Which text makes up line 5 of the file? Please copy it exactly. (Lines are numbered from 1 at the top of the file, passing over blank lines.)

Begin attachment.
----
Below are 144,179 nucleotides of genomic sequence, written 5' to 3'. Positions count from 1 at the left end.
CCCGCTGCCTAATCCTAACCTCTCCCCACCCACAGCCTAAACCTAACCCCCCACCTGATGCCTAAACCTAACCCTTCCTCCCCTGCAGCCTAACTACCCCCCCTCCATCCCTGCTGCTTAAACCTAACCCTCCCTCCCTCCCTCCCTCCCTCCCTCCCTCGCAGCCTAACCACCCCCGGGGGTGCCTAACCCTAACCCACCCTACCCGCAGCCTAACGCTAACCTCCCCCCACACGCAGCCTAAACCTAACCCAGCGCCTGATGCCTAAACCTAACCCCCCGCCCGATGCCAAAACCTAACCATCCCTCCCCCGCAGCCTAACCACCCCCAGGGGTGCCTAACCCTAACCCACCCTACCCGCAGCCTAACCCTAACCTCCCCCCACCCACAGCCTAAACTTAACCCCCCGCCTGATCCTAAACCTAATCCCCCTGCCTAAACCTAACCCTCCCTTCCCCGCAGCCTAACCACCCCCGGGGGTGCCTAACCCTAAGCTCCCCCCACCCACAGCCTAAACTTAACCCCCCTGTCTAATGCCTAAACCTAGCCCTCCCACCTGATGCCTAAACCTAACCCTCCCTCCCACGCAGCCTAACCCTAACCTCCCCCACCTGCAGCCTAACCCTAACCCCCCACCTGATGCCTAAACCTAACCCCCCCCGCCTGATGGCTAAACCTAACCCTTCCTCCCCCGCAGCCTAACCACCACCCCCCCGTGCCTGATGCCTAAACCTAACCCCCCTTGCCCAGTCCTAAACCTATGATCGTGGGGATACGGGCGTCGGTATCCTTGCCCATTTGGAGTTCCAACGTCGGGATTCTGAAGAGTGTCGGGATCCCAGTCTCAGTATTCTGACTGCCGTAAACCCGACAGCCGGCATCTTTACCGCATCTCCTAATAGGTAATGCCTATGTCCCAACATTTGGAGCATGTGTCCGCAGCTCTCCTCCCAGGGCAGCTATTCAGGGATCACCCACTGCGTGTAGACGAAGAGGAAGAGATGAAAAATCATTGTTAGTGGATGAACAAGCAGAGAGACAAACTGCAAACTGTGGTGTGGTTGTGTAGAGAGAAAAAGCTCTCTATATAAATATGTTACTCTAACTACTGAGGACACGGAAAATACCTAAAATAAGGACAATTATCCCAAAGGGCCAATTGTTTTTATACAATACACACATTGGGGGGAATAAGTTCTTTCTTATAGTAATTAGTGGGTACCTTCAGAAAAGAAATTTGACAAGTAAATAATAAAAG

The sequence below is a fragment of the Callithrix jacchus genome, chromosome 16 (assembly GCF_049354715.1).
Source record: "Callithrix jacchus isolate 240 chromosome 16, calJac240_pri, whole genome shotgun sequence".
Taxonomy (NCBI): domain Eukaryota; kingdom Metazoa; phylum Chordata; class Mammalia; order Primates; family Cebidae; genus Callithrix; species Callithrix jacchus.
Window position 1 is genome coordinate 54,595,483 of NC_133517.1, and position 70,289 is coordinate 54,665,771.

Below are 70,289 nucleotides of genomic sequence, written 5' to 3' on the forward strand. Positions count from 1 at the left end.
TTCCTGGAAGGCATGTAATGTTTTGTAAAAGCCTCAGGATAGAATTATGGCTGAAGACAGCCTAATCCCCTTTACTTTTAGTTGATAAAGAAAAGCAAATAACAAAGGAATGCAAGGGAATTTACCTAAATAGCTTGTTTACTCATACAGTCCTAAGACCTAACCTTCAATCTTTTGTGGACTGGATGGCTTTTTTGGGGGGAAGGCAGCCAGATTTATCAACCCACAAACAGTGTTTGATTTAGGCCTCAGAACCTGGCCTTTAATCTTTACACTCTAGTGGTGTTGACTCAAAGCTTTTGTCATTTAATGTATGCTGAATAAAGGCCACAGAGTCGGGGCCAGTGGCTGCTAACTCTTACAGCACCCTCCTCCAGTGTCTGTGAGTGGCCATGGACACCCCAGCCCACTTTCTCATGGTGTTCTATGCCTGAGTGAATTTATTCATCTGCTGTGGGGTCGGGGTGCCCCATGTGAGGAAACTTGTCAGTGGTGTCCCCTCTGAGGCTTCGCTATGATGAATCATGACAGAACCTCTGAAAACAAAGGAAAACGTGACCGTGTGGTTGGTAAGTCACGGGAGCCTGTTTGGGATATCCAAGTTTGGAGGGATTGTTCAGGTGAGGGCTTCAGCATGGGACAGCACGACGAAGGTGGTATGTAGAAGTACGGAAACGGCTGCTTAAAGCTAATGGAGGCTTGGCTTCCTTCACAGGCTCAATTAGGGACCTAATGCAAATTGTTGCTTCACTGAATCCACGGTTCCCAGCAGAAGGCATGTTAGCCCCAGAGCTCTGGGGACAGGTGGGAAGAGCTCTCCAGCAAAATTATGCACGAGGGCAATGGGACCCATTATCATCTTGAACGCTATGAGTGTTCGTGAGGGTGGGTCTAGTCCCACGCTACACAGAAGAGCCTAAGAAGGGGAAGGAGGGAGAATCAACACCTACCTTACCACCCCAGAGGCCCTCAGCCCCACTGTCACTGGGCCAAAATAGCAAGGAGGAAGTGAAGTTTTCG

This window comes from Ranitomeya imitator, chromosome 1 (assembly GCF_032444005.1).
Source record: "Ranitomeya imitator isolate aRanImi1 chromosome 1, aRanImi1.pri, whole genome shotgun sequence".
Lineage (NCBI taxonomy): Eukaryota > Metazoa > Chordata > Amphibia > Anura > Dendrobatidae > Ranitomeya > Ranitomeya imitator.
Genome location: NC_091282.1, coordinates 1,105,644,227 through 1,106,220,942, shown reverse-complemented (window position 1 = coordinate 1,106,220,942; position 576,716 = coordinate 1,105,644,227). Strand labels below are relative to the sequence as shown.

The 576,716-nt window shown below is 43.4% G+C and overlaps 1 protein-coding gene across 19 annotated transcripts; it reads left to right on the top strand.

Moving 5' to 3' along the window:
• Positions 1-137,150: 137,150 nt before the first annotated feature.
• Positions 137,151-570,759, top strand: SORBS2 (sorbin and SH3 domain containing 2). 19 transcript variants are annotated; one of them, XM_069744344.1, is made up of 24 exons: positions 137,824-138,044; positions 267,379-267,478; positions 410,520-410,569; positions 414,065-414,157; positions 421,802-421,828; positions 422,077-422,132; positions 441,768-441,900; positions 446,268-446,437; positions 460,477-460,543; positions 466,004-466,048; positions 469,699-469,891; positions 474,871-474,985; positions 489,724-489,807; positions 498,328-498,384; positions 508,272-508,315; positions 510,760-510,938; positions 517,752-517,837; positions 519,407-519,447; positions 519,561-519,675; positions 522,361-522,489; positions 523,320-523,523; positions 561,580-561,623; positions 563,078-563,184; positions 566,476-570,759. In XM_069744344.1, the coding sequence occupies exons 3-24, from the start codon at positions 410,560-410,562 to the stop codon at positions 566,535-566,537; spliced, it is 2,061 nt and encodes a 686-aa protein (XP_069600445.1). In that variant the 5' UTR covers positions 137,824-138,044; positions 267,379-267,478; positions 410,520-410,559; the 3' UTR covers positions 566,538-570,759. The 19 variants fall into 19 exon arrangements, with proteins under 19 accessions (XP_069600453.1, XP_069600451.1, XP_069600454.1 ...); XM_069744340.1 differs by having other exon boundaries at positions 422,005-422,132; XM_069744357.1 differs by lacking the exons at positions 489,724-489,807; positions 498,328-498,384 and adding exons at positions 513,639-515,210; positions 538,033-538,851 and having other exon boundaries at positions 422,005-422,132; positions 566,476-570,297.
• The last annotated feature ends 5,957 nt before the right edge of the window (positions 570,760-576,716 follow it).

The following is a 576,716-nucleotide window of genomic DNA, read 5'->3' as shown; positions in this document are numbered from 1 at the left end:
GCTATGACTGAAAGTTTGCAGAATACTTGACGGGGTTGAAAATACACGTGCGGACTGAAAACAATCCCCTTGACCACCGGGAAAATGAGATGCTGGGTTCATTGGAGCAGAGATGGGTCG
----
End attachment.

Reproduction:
Taxonomy (NCBI): domain Eukaryota; kingdom Metazoa; phylum Chordata; class Mammalia; order Primates; family Cebidae; genus Callithrix; species Callithrix jacchus.